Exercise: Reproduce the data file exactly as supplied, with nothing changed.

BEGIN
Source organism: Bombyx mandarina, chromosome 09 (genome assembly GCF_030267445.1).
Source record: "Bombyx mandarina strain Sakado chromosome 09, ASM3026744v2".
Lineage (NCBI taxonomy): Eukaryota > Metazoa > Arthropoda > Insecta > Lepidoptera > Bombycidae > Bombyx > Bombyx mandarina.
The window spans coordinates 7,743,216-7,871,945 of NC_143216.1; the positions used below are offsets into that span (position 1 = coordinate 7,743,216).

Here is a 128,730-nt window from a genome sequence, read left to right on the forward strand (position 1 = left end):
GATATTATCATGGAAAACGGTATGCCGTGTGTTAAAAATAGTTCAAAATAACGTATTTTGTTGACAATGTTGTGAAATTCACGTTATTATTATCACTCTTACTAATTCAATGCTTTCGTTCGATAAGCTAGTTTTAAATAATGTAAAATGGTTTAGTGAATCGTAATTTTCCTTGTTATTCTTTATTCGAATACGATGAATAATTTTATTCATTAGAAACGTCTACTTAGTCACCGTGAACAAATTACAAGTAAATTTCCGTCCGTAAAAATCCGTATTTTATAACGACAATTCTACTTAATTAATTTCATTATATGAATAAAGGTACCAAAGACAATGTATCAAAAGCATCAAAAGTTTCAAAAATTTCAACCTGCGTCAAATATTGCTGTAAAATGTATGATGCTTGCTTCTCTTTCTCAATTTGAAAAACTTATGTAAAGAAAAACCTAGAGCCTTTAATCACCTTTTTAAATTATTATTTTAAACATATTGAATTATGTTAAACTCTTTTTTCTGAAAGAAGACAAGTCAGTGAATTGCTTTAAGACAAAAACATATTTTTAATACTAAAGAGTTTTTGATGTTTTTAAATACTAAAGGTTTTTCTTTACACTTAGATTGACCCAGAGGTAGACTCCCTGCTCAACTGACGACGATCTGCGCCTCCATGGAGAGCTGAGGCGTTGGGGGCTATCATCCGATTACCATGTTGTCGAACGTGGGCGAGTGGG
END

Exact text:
Source organism: Bombyx mandarina, chromosome 09 (genome assembly GCF_030267445.1).
Source record: "Bombyx mandarina strain Sakado chromosome 09, ASM3026744v2".
Lineage (NCBI taxonomy): Eukaryota > Metazoa > Arthropoda > Insecta > Lepidoptera > Bombycidae > Bombyx > Bombyx mandarina.
The window spans coordinates 7,743,216-7,871,945 of NC_143216.1; the positions used below are offsets into that span (position 1 = coordinate 7,743,216).

Here is a 128,730-nt window from a genome sequence, read left to right on the forward strand (position 1 = left end):
GATATTATCATGGAAAACGGTATGCCGTGTGTTAAAAATAGTTCAAAATAACGTATTTTGTTGACAATGTTGTGAAATTCACGTTATTATTATCACTCTTACTAATTCAATGCTTTCGTTCGATAAGCTAGTTTTAAATAATGTAAAATGGTTTAGTGAATCGTAATTTTCCTTGTTATTCTTTATTCGAATACGATGAATAATTTTATTCATTAGAAACGTCTACTTAGTCACCGTGAACAAATTACAAGTAAATTTCCGTCCGTAAAAATCCGTATTTTATAACGACAATTCTACTTAATTAATTTCATTATATGAATAAAGGTACCAAAGACAATGTATCAAAAGCATCAAAAGTTTCAAAAATTTCAACCTGCGTCAAATATTGCTGTAAAATGTATGATGCTTGCTTCTCTTTCTCAATTTGAAAAACTTATGTAAAGAAAAACCTAGAGCCTTTAATCACCTTTTTAAATTATTATTTTAAACATATTGAATTATGTTAAACTCTTTTTTCTGAAAGAAGACAAGTCAGTGAATTGCTTTAAGACAAAAACATATTTTTAATACTAAAGAGTTTTTGATGTTTTTAAATACTAAAGGTTTTTCTTTACACTTAGATTGACCCAGAGGTAGACTCCCTGCTCAACTGACGACGATCTGCGCCTCCATGGAGAGCTGAGGCGTTGGGGGCTATCATCCGATTACCATGTTGTCGAACGTGGGCGAGTGGG